John R. Killacky’s new book “because art: Commentary, Critique, & Conversation” is a collage of writings about his life and work across the country as a performing artist, arts administrator, curator and legislator.
Prominent in the book is his time as the Performing Arts Curator at the Walker Art Center (1988-1996) in Minneapolis. This was a time of radical queer performance art, the AIDS Crisis, Reagan-Bush politics, culture wars of the time and attacks on the National Endowment for the Arts. Killacky is a gay, differently abled artist and is currently in the Vermont House of Representatives.
Included in the book are commentaries on a debilitating spinal surgery, Zen Buddhism, and censorship; critiques on such artists as Ron Athey, Eiko Otake, John Cage, and Keith Haring; plus interviews with artists Alison Bechdel, Trisha Brown, Janis Ian, Bill T. Jones, Tony Kushner, Meredith Monk and more.
KFAI’s Dixie Treichel spoke with Killacky about his life and work.
Sean Sherman, Oglala Lakota, has been a chef for 30 years. He is the CEO of The Sioux Chef, which he began in 2014 as a caterer and food educator in the Twin Cities. He is co-owner — with Dana Thompson — of Owamni by the Sioux Chef restaurant which opened in July, 2021 at OwamniYomni, the sacred site of peace and well-being for the Dakota and Anishinaabe people.
Owamni won the James Beard Best New Restaurant in America award on Monday July 13, 2022. Owamni is located inside the Water Works Pavilion in Mill Ruins Park, between 3rd Ave S and 5th Ave S. Photo courtesy of Owamni by the Sioux Chef.
For a few short years, St. Paul was the Blue Cheese Capital of the World. In the season 6 finale of the MinneCulture podcast, Tony Williams takes us on a tour through the secret history of moldy cheese in Minnesota. It’s a story full of twists and turns including libidinous sheep farmers, Nazis, and cave explorers.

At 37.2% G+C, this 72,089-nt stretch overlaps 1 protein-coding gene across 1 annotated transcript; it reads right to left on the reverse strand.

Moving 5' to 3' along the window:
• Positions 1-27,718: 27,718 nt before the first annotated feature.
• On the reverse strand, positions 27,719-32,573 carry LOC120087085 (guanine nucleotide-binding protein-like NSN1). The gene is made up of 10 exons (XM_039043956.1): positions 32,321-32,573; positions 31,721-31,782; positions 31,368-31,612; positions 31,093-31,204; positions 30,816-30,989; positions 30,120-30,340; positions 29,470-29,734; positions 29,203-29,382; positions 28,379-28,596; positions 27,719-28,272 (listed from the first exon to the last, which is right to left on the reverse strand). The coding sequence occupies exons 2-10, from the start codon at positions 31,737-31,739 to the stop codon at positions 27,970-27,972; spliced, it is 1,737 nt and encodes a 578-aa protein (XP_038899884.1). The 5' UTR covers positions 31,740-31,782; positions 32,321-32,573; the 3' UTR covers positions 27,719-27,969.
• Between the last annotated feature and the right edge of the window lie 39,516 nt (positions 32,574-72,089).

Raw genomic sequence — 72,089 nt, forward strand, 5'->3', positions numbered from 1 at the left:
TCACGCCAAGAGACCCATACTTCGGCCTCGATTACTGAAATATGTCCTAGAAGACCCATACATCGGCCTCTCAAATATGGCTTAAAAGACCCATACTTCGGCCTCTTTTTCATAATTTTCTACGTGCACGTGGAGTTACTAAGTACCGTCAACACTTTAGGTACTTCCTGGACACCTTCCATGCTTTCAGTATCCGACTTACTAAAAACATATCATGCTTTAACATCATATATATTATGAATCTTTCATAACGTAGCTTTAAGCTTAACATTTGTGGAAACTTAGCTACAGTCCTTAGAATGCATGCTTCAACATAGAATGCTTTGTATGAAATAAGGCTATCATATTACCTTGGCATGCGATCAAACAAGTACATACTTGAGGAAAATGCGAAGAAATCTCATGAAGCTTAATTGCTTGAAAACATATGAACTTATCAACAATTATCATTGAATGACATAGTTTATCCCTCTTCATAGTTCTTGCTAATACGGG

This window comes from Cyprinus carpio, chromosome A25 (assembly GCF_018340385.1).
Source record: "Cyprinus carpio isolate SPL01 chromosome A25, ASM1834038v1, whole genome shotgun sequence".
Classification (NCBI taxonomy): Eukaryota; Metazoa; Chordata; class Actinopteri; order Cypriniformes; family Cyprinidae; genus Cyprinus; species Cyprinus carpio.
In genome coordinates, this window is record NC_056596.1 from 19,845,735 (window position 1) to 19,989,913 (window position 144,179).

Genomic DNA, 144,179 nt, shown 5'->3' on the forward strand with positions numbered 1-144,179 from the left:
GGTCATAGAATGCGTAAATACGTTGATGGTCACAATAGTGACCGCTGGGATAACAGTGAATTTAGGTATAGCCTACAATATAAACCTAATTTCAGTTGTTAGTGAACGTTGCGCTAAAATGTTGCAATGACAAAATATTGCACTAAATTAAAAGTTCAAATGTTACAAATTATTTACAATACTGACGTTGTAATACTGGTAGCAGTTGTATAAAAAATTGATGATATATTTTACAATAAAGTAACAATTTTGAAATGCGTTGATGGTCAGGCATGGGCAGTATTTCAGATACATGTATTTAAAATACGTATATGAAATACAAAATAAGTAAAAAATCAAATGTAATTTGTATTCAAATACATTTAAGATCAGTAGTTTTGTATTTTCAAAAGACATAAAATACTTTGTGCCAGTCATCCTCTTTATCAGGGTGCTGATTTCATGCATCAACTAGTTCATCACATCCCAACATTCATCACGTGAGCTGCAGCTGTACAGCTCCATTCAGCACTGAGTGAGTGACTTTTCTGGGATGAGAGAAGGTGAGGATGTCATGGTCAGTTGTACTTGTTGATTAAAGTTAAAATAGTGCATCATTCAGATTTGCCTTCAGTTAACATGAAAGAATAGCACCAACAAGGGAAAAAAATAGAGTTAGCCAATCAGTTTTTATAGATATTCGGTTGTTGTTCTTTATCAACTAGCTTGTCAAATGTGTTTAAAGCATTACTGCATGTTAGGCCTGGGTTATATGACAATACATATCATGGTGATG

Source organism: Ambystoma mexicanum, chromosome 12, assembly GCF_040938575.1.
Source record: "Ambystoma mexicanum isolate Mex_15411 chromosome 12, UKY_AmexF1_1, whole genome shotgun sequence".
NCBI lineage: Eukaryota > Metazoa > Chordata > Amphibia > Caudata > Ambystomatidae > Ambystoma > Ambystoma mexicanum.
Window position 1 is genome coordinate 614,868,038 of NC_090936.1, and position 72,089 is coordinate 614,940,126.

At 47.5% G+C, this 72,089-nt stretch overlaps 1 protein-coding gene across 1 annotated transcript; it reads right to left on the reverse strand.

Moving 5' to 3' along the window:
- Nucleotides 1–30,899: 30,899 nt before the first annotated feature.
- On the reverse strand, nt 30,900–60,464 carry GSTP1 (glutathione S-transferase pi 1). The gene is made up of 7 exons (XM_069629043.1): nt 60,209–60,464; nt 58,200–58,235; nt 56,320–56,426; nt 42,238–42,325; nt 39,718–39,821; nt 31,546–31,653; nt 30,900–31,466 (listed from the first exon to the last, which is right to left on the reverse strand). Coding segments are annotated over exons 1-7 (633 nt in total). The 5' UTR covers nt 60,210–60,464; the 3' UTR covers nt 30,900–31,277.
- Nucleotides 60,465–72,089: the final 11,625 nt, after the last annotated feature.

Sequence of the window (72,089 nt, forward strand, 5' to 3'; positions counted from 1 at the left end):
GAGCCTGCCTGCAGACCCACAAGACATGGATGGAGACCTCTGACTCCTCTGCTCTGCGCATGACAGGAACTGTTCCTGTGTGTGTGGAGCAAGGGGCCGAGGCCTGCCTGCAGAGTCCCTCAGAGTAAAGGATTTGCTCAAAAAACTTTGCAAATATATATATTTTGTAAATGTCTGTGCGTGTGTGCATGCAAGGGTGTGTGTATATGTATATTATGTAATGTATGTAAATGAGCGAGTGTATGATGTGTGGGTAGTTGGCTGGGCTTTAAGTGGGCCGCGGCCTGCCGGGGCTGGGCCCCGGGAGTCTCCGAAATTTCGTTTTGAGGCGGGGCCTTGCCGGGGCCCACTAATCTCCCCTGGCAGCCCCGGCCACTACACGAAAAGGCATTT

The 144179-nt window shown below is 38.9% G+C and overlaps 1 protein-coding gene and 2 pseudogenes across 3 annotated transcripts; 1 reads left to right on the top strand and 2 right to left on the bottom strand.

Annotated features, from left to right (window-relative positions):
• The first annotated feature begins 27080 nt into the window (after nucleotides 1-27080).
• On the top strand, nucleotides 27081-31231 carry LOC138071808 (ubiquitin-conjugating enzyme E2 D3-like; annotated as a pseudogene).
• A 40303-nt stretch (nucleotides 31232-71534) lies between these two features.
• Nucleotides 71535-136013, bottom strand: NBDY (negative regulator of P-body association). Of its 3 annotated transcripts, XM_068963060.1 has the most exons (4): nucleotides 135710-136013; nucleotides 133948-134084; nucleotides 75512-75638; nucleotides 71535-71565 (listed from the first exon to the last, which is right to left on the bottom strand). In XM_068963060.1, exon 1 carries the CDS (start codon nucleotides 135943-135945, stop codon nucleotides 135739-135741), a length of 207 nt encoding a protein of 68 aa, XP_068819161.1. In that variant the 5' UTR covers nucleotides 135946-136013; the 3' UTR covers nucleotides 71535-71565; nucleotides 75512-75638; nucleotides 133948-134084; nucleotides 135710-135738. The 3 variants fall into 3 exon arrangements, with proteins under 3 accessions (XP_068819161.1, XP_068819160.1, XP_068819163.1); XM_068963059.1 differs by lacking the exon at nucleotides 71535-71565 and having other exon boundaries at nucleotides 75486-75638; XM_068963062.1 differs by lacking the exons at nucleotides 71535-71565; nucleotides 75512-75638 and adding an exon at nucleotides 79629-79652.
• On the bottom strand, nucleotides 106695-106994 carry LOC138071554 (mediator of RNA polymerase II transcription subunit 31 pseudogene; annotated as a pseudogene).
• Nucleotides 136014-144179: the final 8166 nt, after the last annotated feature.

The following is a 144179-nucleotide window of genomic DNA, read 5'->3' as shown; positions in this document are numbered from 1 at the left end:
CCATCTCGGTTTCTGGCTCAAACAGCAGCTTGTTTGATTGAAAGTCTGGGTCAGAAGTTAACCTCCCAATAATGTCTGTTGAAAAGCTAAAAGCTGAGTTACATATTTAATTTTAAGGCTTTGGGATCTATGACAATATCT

KFAI’s Sheila Regan talks to Red Wing Arts, an organization that recently opened its new Clay & Creative Center, as it keeps the city’s clay legacy alive. She also meets other arts advocates and pottery lovers in the city.
Dance instructor Mollie Krengel had grown tired of the judgement and competition pervasive in corporate health club classes. So she broke out of the gym and took her following of dancers outside, leading classes at the Walker, an animal sanctuary, a parking ramp in Minnetonka and other public places.
The result was Wildhive, a free-form group dance experience.
Unlike the gym classes where dancers follow along to the exact movements of the instructor, Mollie encourages dancers to move in their own ways, with the occasional suggestion.
“Wildhive is a form of dance therapy,” says Mollie. “It is igniting a sense of adventure and bringing community together through the conduit of music and dance.”
A series of wildfires made headlines across Minnesota during the drought-plagued summer of 2021. Among them was the massive Greenwood Fire. This wildfire burned nearly 27,000 acres and led in part to the closure of the Boundary Waters Canoe Area Wilderness.
And while some view them simply as destructive forces of nature, wildfires played a significant role in shaping what are considered today to be some of the most stunning landscapes across the most visited wilderness area in the nation.
In this audio feature, producer Joe Friedrichs explores the history of fire in the Boundary Waters, and why a team of researchers are currently trying to learn from the past to help create a better future for the forests of this remote wilderness.
Annie Enneking has made her life in the performing arts since childhood, and finds that muscularity – both physical and metaphysical – is at the heart of all the art forms she is passionate about: teaching, songwriting, fight choreography, acting, and being the front woman of her rock band Annie and the Bang Bang. She quit acting six years ago, and has since embraced fight direction in theatre, and performing music in her band.
Meridel LeSueur was a writer and activist whose influence has long shaped the Twin Cities’ populist movements. Although the McCarthy era blacklist attempted to squash her distinctive, creative voice, she was later embraced by the countercultural wave of the 1960s and 70s, particularly the feminist movement.
LeSueur’s anti-establishment ethos was passed on to generations after her, and her work continues to have an impact. KFAI’s Sheila Regan talks to LeSueur’s family, those inspired by her, and scholars to explore the significance of the 20th century rabble rouser.